}
Timer1.pwm(ectOut,27,ectBars+30000); //we set the new custom pwm on ectOut pin
}
else{
Timer1.pwm(ectOut,20,ectBars+30000); //we set the new custom pwm on ectOut pin
}

}

void loop(){

//we read ect sensor every 5 seconds
if (millis() >= waitUntil){ ;
waitUntil = millis() + update;
}

}

#### majdi

Joined Jun 22, 2011
23
First, the default settings allow reading a voltage as low as 4.9mV

Second, using the function analogReference(), you can adjust the highest reference voltage. With this function (and depending on the Arduino model), you can measure down to 1mV.

I suggest you research the function analogRefetence() and the associated analog functions on an Arduino.

Thank you very much, i will read and do some research about analogReference()

#### majdi

Joined Jun 22, 2011
23
These project convert ECT sensor value, from old model honda civic OBD1 to Honda S2000 cluster. Every thing work fine, just when arduino analogpin 0 start read 1.2v lower, arduino will give zero value. And the cluster temperature bar led will reset back to zero display.

As ecu datalog, there no problem in ect reading, ecu will display correct temperature..

If normal pot can read a voltage as low 4.9mV maybe the code do some interference ?

#### sagor

Joined Mar 10, 2019
248
Maybe try to float the adcValue when doing any math with it....
I've seen one reference in another blog that the Arduino "implied" float did not work, the programmer had to force float for each variable in the equation.

#### djsfantasi

Joined Apr 11, 2010
6,792
Maybe try to float the adcValue when doing any math with it....
I've seen one reference in another blog that the Arduino "implied" float did not work, the programmer had to force float for each variable in the equation.
Good catch. The equation will be interpreted as this. Start with the equation:

float voltValue = adcValue * (5.0 / 1023.0);​

adcValue is an int. So the division result will also be converted to an int, resulting in 0. The int value of 0 will be converted to a float.

Try this instead. First, instead of dividing, since the numerator and denominator are constants, hardcode the value in the equation.

float voltValue = (float) adcValue * 0.0004887​

#### MrAl

Joined Jun 17, 2014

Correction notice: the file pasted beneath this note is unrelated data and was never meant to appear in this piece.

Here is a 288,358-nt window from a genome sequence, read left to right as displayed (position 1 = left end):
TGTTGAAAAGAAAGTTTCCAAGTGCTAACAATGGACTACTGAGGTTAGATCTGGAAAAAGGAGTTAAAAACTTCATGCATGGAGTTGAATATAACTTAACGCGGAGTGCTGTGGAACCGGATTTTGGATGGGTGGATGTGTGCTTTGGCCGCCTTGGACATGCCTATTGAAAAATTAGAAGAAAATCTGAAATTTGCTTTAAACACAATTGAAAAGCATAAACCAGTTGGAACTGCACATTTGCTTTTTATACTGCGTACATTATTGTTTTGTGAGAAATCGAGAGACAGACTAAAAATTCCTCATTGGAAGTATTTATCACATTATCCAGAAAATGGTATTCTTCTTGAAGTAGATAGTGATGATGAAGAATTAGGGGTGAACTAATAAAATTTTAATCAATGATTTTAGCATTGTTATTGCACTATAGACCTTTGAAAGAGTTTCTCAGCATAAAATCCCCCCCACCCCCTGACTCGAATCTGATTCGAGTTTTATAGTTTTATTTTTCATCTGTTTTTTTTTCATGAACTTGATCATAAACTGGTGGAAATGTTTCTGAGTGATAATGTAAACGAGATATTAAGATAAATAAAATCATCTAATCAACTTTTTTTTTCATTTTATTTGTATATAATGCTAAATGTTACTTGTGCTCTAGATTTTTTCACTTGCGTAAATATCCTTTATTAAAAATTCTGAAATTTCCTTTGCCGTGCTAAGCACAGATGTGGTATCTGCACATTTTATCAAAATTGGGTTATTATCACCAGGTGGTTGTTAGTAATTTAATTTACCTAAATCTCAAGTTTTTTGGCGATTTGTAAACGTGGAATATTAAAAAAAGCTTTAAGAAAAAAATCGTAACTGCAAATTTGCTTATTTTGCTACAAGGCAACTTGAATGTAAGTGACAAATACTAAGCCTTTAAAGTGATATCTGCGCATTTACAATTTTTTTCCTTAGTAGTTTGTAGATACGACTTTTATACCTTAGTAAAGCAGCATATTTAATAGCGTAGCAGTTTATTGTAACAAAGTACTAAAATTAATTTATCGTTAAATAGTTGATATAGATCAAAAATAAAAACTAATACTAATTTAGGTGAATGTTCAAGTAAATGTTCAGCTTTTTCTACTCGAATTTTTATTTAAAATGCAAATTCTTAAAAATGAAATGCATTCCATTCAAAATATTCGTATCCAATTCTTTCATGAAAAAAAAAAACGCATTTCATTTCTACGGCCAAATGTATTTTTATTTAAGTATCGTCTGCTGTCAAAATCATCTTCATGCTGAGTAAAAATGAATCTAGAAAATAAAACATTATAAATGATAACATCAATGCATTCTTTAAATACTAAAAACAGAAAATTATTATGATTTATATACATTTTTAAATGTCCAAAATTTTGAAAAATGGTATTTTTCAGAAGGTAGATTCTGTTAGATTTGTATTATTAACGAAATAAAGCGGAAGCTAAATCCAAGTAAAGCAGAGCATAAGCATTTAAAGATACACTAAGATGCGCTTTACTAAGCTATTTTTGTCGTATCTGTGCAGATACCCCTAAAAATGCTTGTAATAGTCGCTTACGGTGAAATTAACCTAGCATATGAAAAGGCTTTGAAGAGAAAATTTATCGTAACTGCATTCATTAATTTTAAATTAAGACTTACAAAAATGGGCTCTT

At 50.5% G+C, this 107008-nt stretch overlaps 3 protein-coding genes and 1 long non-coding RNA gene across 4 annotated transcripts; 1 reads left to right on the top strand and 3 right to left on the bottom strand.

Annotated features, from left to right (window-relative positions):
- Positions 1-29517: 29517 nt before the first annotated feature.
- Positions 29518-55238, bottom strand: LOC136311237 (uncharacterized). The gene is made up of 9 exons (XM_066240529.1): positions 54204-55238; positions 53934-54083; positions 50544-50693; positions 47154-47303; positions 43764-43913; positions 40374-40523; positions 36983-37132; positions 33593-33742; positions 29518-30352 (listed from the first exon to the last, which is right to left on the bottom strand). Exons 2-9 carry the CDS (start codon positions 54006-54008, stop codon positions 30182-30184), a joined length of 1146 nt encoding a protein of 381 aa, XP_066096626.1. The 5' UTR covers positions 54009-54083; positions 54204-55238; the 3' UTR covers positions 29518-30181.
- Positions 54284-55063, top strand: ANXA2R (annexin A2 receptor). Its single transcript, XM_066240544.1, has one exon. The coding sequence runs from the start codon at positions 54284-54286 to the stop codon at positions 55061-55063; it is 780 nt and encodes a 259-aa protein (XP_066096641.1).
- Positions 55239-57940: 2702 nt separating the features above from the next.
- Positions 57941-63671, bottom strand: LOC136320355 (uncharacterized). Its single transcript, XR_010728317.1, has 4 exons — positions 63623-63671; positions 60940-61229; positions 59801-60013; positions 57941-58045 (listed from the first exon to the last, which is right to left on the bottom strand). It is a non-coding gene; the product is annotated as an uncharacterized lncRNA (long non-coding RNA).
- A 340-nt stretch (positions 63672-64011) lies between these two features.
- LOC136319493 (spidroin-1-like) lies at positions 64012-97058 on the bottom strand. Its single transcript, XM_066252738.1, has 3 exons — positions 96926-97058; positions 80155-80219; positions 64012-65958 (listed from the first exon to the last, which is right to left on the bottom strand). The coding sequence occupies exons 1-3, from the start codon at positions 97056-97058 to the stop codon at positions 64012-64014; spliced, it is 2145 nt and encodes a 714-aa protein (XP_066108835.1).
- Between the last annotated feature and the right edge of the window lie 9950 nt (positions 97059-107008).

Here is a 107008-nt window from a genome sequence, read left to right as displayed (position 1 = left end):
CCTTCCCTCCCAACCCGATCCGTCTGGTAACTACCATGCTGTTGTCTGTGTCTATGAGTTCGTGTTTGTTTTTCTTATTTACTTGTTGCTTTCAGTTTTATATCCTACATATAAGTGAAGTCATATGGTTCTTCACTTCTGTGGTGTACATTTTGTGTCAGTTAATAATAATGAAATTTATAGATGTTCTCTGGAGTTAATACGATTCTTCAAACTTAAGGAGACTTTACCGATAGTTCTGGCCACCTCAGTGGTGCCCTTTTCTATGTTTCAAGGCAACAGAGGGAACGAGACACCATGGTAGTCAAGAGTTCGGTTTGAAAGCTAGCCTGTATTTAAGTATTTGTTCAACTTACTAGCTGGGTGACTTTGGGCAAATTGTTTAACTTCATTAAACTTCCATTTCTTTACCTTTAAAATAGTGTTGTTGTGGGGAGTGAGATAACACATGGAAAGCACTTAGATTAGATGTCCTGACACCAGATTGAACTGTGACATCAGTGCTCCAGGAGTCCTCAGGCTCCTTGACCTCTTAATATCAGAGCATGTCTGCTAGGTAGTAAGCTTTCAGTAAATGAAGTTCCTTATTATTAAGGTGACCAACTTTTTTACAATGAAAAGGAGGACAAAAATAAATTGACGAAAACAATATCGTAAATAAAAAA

7,800
Hello,

Also, sometimes you have to use an amplifier to amplify a low voltage to a higher one so that you can measure a low voltage without loss of resolution.

You will note that if you measure a voltage as low as 5mv with a 5v reference and 10 bit resolution that the 5mv is approximately just 1 count. That means there is the possibility of very large error percentage in the measurement, and you could never measure 2.5mv for example and certainly not 1.25mv.
The idea here is to amplify the voltage maybe 10 or more times before the measurement. That boosts the top end up to nearly 5v so you can measure small voltages.
If you amplify the signal by 10 times then 2.5mv because 25mv which is about 5 counts, and if you amplify it by 100 times it becomes 250mv which is about 50 counts, and of course if you amplify it by 1000 times 2.5mv becomes 2500mv which is about 500 counts. So you can see then you have greater resolution.
Doing this you obviously lose the top end, so you may have to incorporate a switching network to be able to change ranges programmatically. That is, change the amplification factor on the fly. You may also incorporate an on the fly offset adjustment for measuring higher voltages that need better resolution.

One final note is that if you are measuring DC voltages only or low frequency AC you can use a low input offset op amp to minimize errors. A chopper amplifier works pretty good for this when the sample rate doesnt have to be too high.